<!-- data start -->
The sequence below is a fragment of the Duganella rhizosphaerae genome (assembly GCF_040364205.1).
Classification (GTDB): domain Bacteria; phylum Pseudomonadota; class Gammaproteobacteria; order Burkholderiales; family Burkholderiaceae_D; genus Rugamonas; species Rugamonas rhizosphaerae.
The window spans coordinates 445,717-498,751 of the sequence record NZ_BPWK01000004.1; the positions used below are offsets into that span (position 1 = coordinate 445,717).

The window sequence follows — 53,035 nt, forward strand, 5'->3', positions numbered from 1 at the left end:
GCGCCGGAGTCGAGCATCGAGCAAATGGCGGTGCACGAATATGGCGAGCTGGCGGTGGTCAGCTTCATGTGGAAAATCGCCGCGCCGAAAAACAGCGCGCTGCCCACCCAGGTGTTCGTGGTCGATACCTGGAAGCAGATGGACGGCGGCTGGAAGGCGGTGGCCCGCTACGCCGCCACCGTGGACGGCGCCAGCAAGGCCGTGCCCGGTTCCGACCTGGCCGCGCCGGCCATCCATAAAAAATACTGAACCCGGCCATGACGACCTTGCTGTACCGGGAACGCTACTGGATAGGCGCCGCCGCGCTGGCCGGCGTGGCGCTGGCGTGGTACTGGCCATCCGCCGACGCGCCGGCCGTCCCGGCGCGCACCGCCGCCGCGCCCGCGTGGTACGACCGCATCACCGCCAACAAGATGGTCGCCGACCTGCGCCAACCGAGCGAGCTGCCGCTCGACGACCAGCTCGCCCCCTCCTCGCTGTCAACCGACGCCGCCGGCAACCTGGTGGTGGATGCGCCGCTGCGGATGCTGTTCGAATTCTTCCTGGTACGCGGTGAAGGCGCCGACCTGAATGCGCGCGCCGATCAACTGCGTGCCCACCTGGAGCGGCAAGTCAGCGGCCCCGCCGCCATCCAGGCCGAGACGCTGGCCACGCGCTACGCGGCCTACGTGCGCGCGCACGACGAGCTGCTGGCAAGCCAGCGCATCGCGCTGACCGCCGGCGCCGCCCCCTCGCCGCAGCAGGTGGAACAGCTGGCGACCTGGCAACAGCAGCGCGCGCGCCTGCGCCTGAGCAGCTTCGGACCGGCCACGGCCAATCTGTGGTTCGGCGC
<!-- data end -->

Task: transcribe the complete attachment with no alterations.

The sequence below is a fragment of the Duganella rhizosphaerae genome (assembly GCF_040364205.1).
Classification (GTDB): domain Bacteria; phylum Pseudomonadota; class Gammaproteobacteria; order Burkholderiales; family Burkholderiaceae_D; genus Rugamonas; species Rugamonas rhizosphaerae.
The window spans coordinates 445,717-498,751 of the sequence record NZ_BPWK01000004.1; the positions used below are offsets into that span (position 1 = coordinate 445,717).

The window sequence follows — 53,035 nt, forward strand, 5'->3', positions numbered from 1 at the left end:
GCGCCGGAGTCGAGCATCGAGCAAATGGCGGTGCACGAATATGGCGAGCTGGCGGTGGTCAGCTTCATGTGGAAAATCGCCGCGCCGAAAAACAGCGCGCTGCCCACCCAGGTGTTCGTGGTCGATACCTGGAAGCAGATGGACGGCGGCTGGAAGGCGGTGGCCCGCTACGCCGCCACCGTGGACGGCGCCAGCAAGGCCGTGCCCGGTTCCGACCTGGCCGCGCCGGCCATCCATAAAAAATACTGAACCCGGCCATGACGACCTTGCTGTACCGGGAACGCTACTGGATAGGCGCCGCCGCGCTGGCCGGCGTGGCGCTGGCGTGGTACTGGCCATCCGCCGACGCGCCGGCCGTCCCGGCGCGCACCGCCGCCGCGCCCGCGTGGTACGACCGCATCACCGCCAACAAGATGGTCGCCGACCTGCGCCAACCGAGCGAGCTGCCGCTCGACGACCAGCTCGCCCCCTCCTCGCTGTCAACCGACGCCGCCGGCAACCTGGTGGTGGATGCGCCGCTGCGGATGCTGTTCGAATTCTTCCTGGTACGCGGTGAAGGCGCCGACCTGAATGCGCGCGCCGATCAACTGCGTGCCCACCTGGAGCGGCAAGTCAGCGGCCCCGCCGCCATCCAGGCCGAGACGCTGGCCACGCGCTACGCGGCCTACGTGCGCGCGCACGACGAGCTGCTGGCAAGCCAGCGCATCGCGCTGACCGCCGGCGCCGCCCCCTCGCCGCAGCAGGTGGAACAGCTGGCGACCTGGCAACAGCAGCGCGCGCGCCTGCGCCTGAGCAGCTTCGGACCGGCCACGGCCAATCTGTGGTTCGGCGC